This blog post was written by Jessica Tariq, after being featured on IT’S July TALKS in the topic of Mental Wellbeing for Moms. This post is 1 out of 2 articles written by Jessica following the TALKS. IT’S July TALKS is a free series of informal online fireside chats with thought leaders and coaches, offering refreshing perspectives on topics that matter to families worldwide. Get notified about upcoming chats, by signing up to IT’S July.
Mom burnout is defined as “a state of intense exhaustion related to one’s parental role, in which one becomes emotionally detached from one’s children and doubtful of one’s capacity to be a good parent.” (Roksam et al., 2017). Alarmingly, mom burnout is on the rise. It is related to the state of our society and our current culture. Furthermore, it is deeply rooted in societal pressures that mothers experience and the expectations they impose on themselves.
On the one hand, more women than ever work and the number of work hours are increasing. However, mothers are facing a lack of support from family and friends, maybe they are living further away from their loved ones or, if they happen to live in close proximity, chances are that grandparents, aunts/uncles and friends are themselves busy juggling numerous tasks.
When I was 6 weeks old, my mother went back to work fulltime. And she kept working full-time for most of my childhood (my dad did the same). It was the early 80s and that set-up was still almost unheard of in Western Germany. My mother actually made a conscious choice to pursue her career to stay financially independent and to set a good role model to her daughters. It certainly wasn’t easy for my mother. But thankfully she had lots of support.
Her own mother was home during the week and even her grandmother was still relatively fit. So both stepped in to look after my sister and I. The three generations all lived in one house with separate flats and when my mom and dad left for work in the morning, my mother simply dropped me off at my grandma’s flat- often just putting me in bed next to her.
When we got older and started kindergarten, my mom dropped us off on the way to work and came to pick us up just around midday. At that time, kindergarten and primary schools were only open part-time and usually closed around 12 o’ clock. So my mom would leave her office during her lunch break, pick us up and drop us with our grandparents again where we would usually spend the afternoon. However, if she was busy at work and could not leave to collect us, there were plenty of colleagues, friends and family around that would happily step in- even at short notice. Our home, the kindergarten and my mom’s workplace were all in the same village.
For many of us, however, the realities of modern motherhood are very different. As many societies become increasingly individualistic and many families are forced (or indeed choose to) move further away from their families and social circles, to other cities or even countries, they lose these crucial support systems.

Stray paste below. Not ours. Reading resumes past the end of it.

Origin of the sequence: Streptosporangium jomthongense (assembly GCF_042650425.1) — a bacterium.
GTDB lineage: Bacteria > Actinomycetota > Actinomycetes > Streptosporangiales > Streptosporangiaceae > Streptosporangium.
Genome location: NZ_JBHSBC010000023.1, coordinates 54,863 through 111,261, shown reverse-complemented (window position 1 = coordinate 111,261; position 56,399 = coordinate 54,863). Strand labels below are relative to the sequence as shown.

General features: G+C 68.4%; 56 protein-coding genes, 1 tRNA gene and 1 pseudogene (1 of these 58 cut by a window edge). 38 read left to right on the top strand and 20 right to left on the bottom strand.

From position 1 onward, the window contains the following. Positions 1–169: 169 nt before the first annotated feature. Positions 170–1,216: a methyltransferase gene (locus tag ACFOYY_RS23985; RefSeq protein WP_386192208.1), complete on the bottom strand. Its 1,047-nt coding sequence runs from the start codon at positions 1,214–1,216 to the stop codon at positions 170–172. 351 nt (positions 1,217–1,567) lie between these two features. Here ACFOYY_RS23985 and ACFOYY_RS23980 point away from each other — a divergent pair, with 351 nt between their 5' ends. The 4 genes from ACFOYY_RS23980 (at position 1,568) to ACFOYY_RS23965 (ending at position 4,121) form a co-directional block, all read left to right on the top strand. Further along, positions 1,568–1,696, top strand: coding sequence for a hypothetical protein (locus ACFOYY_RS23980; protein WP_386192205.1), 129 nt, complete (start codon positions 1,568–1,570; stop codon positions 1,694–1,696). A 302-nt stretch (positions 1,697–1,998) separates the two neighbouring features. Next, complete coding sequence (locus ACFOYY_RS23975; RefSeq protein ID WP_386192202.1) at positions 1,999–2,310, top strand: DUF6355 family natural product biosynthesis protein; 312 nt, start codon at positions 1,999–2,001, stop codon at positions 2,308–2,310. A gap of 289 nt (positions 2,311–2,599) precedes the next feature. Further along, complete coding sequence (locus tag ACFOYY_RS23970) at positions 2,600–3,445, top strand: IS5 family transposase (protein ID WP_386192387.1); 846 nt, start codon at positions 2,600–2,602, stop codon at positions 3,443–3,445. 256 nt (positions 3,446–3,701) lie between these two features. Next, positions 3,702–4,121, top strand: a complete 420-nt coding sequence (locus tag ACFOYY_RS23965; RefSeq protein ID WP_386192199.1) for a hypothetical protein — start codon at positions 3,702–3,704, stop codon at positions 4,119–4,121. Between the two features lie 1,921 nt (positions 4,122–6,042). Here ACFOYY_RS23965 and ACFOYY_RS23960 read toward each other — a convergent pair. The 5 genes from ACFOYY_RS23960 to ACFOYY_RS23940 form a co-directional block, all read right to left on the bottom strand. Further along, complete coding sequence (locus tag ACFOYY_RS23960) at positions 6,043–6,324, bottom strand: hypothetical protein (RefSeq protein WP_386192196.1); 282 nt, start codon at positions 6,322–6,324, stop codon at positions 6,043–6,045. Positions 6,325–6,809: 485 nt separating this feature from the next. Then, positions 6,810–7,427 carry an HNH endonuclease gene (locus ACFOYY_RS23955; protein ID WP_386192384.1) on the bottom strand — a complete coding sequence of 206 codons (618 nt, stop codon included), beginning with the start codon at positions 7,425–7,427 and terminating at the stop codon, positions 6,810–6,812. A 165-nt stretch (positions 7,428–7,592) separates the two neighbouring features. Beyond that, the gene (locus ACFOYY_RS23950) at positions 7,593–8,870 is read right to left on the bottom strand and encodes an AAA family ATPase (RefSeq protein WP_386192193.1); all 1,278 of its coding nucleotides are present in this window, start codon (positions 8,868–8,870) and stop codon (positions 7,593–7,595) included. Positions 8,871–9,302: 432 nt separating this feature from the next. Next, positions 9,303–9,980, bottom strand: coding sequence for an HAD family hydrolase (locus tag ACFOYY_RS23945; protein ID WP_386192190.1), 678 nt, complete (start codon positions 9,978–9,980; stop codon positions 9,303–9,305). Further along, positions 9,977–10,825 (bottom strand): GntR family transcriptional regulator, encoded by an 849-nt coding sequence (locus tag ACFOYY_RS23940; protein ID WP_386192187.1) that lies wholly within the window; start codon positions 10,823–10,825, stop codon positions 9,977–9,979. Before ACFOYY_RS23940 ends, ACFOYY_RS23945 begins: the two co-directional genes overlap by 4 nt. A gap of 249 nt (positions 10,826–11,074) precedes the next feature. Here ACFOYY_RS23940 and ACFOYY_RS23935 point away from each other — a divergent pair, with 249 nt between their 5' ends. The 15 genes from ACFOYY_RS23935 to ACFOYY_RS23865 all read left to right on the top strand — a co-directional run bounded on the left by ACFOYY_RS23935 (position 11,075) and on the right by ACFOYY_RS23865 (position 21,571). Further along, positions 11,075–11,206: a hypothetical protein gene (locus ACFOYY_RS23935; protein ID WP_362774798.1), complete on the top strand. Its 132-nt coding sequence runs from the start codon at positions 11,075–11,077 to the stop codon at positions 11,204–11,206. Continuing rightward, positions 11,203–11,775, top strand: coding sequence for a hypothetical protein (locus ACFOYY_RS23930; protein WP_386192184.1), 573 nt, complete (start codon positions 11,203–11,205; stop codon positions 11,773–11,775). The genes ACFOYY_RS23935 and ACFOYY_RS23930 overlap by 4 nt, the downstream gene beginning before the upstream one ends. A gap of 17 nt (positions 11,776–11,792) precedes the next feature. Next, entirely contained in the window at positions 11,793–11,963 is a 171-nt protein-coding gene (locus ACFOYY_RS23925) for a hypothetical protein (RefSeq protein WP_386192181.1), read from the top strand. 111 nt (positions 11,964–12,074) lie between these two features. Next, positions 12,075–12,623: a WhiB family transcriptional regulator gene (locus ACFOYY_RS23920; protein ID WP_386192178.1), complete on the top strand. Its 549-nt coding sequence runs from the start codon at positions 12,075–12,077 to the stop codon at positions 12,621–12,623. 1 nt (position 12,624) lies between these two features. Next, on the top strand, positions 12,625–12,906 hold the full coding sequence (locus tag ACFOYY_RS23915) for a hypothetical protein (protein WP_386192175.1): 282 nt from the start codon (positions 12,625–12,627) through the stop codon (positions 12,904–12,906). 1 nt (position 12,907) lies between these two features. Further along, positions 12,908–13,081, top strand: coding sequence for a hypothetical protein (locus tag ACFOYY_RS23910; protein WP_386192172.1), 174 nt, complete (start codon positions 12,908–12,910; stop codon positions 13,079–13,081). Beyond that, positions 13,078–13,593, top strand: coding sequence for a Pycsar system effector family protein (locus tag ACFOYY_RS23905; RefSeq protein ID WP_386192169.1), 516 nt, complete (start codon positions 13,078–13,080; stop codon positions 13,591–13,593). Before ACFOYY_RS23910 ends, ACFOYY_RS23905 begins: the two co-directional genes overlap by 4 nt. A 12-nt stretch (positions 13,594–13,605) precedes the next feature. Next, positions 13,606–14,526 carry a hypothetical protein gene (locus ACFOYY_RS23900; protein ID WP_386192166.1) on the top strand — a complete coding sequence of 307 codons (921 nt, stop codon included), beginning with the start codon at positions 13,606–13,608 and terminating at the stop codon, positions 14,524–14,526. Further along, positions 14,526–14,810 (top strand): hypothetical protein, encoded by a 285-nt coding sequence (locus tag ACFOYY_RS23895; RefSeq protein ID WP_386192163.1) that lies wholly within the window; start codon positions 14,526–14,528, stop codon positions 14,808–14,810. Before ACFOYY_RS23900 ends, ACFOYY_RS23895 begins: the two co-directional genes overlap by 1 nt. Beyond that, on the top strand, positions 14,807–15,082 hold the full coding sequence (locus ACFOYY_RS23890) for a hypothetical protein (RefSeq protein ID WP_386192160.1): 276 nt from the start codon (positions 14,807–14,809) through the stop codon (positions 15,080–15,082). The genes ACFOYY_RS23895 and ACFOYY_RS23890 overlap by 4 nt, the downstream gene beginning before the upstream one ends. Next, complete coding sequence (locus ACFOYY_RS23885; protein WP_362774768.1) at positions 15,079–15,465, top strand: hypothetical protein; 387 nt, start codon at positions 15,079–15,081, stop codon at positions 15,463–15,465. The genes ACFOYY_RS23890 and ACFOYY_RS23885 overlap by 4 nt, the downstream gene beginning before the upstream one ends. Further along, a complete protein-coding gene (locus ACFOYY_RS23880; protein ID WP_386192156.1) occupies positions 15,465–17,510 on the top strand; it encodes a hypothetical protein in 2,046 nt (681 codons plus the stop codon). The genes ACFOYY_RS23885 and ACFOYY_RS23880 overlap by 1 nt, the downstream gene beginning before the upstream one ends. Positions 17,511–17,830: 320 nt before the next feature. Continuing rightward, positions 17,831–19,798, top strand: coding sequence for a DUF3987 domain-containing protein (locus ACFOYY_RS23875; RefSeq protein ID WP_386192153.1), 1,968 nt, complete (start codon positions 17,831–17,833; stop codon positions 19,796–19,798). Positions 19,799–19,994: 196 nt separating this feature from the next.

A recent study has found that mom burnout is closely linked to the prevalence of individualism in a country. Studying 42 countries, Isabelle Roksam et al. discovered that parental burnout is found to be highest in Poland and Belgium while lowest in Thailand and China. The study concludes that “the findings confirm that individualism is significantly predictive of parental burnout beyond sociodemographic variables, parental workload (or) economic in-equalities across countries.”
But beside of the rate of individualism of the society mothers live in, there are further risk factors for mom burnout: Beside a lack of social support, a high degree of perfectionism as well as difficulties setting clear boundaries are also linked to mom burnout, as Moïra Mikolajczak from the department of psychology at UCLouvain points out.
Yet, wherever we look we encounter “the perfect mother”, the mother who got it all together, who never shows any signs of stress or annoyance, is loving and naturally nurturing and caring.
‘The perfect mother’ is portrayed in the traditional media, in our social networks and we see it in popular culture. As a result of the constant presence of these wrong and actually harmful depictions of motherhood, many mothers internalize these pressures and keep chasing the ideal. However, ‘the perfect mother’ is a myth and therefore not attainable. In this way, mothers trying to live up to this standard are simply set up for failure from the very beginning.
Sneak peek to the IT'S July TALKS where Tamar Liberman, co-founder and CEO of IT'S July, and Jessica Tariq - talked about mom guilt and its relation to shame:
For tips on how to manage 'mom-burnout', check out Jessica's second article for IT'S July.
If you wish to get more information about mental and emotional wellbeing for mothers or you feel that you could benefit from 1-on-1 individualized coaching sessions with Jessica Tariq, feel free to contact Jessica via email firstname.lastname@example.org | visit www.littlenomadscoaching.com | Instagram page @littlenomadscoaching